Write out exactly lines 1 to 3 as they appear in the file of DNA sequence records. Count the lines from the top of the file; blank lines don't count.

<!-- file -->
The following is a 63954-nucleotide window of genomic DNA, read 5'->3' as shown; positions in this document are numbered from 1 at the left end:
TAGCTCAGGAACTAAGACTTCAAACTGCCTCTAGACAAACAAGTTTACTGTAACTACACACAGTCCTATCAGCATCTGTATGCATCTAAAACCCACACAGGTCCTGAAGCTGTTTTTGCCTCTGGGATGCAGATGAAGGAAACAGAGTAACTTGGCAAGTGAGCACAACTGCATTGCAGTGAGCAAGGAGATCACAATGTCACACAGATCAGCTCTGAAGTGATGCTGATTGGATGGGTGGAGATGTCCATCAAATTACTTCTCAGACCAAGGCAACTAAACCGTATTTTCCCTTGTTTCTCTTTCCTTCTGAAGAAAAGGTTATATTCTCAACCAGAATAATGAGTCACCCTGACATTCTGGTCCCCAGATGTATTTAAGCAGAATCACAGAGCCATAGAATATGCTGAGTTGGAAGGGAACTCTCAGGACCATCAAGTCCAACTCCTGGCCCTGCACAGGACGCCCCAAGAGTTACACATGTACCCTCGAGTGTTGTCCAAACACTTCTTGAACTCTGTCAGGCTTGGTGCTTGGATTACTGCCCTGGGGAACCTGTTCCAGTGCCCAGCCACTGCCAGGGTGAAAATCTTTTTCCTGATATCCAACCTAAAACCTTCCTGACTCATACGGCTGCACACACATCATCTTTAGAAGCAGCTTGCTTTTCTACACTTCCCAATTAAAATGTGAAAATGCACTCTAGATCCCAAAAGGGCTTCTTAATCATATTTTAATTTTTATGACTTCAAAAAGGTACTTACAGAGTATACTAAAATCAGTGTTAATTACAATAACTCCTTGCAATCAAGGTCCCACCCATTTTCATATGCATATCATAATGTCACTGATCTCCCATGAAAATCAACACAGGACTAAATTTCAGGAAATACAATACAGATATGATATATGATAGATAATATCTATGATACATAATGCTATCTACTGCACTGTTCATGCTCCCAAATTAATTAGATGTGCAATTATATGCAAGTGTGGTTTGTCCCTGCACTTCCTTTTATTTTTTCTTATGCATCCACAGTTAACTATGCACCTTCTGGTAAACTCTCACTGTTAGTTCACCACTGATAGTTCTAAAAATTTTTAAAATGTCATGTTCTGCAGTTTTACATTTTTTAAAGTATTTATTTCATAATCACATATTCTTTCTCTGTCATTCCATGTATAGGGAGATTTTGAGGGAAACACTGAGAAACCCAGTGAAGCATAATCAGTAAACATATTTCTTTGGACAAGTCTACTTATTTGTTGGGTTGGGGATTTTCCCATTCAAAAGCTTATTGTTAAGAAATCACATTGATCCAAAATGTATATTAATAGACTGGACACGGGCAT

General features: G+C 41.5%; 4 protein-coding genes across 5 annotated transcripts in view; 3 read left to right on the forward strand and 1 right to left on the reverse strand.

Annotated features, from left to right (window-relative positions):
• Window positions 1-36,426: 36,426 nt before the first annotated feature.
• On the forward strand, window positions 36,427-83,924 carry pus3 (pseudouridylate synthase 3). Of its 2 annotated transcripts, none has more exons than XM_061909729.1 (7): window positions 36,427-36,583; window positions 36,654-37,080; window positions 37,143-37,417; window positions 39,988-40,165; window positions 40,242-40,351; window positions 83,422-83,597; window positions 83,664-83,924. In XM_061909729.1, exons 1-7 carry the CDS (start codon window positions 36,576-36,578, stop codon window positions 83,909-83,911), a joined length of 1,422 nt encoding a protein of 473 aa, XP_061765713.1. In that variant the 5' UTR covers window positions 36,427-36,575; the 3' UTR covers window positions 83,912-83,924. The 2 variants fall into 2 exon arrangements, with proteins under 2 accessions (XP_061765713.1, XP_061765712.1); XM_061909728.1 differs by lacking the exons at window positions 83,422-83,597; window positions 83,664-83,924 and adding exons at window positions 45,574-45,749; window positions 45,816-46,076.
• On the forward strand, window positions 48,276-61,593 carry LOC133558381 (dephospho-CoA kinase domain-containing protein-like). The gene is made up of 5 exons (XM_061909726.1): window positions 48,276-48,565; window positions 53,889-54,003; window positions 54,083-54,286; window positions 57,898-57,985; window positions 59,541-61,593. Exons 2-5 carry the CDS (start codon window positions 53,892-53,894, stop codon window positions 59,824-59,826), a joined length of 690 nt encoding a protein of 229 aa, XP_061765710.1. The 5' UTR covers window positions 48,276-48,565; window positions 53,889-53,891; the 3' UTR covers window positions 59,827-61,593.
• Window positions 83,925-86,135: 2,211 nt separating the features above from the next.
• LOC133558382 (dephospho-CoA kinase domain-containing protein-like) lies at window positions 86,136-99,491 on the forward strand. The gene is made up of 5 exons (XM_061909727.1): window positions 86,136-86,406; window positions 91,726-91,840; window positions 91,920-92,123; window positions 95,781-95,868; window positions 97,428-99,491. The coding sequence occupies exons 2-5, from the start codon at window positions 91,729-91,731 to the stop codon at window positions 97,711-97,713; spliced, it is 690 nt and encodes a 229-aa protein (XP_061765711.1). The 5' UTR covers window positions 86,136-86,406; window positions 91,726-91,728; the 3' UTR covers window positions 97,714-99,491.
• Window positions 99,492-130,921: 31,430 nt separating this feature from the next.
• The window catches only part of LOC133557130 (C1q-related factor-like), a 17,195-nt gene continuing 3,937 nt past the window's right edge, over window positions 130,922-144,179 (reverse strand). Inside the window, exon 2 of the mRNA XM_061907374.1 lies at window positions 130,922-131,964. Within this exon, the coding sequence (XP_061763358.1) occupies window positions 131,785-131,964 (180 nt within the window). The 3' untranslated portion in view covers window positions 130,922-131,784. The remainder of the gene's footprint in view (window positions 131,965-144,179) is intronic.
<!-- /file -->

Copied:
The following is a 63954-nucleotide window of genomic DNA, read 5'->3' as shown; positions in this document are numbered from 1 at the left end:
TAGCTCAGGAACTAAGACTTCAAACTGCCTCTAGACAAACAAGTTTACTGTAACTACACACAGTCCTATCAGCATCTGTATGCATCTAAAACCCACACAGGTCCTGAAGCTGTTTTTGCCTCTGGGATGCAGATGAAGGAAACAGAGTAACTTGGCAAGTGAGCACAACTGCATTGCAGTGAGCAAGGAGATCACAATGTCACACAGATCAGCTCTGAAGTGATGCTGATTGGATGGGTGGAGATGTCCATCAAATTACTTCTCAGACCAAGGCAACTAAACCGTATTTTCCCTTGTTTCTCTTTCCTTCTGAAGAAAAGGTTATATTCTCAACCAGAATAATGAGTCACCCTGACATTCTGGTCCCCAGATGTATTTAAGCAGAATCACAGAGCCATAGAATATGCTGAGTTGGAAGGGAACTCTCAGGACCATCAAGTCCAACTCCTGGCCCTGCACAGGACGCCCCAAGAGTTACACATGTACCCTCGAGTGTTGTCCAAACACTTCTTGAACTCTGTCAGGCTTGGTGCTTGGATTACTGCCCTGGGGAACCTGTTCCAGTGCCCAGCCACTGCCAGGGTGAAAATCTTTTTCCTGATATCCAACCTAAAACCTTCCTGACTCATACGGCTGCACACACATCATCTTTAGAAGCAGCTTGCTTTTCTACACTTCCCAATTAAAATGTGAAAATGCACTCTAGATCCCAAAAGGGCTTCTTAATCATATTTTAATTTTTATGACTTCAAAAAGGTACTTACAGAGTATACTAAAATCAGTGTTAATTACAATAACTCCTTGCAATCAAGGTCCCACCCATTTTCATATGCATATCATAATGTCACTGATCTCCCATGAAAATCAACACAGGACTAAATTTCAGGAAATACAATACAGATATGATATATGATAGATAATATCTATGATACATAATGCTATCTACTGCACTGTTCATGCTCCCAAATTAATTAGATGTGCAATTATATGCAAGTGTGGTTTGTCCCTGCACTTCCTTTTATTTTTTCTTATGCATCCACAGTTAACTATGCACCTTCTGGTAAACTCTCACTGTTAGTTCACCACTGATAGTTCTAAAAATTTTTAAAATGTCATGTTCTGCAGTTTTACATTTTTTAAAGTATTTATTTCATAATCACATATTCTTTCTCTGTCATTCCATGTATAGGGAGATTTTGAGGGAAACACTGAGAAACCCAGTGAAGCATAATCAGTAAACATATTTCTTTGGACAAGTCTACTTATTTGTTGGGTTGGGGATTTTCCCATTCAAAAGCTTATTGTTAAGAAATCACATTGATCCAAAATGTATATTAATAGACTGGACACGGGCAT

General features: G+C 41.5%; 4 protein-coding genes across 5 annotated transcripts in view; 3 read left to right on the forward strand and 1 right to left on the reverse strand.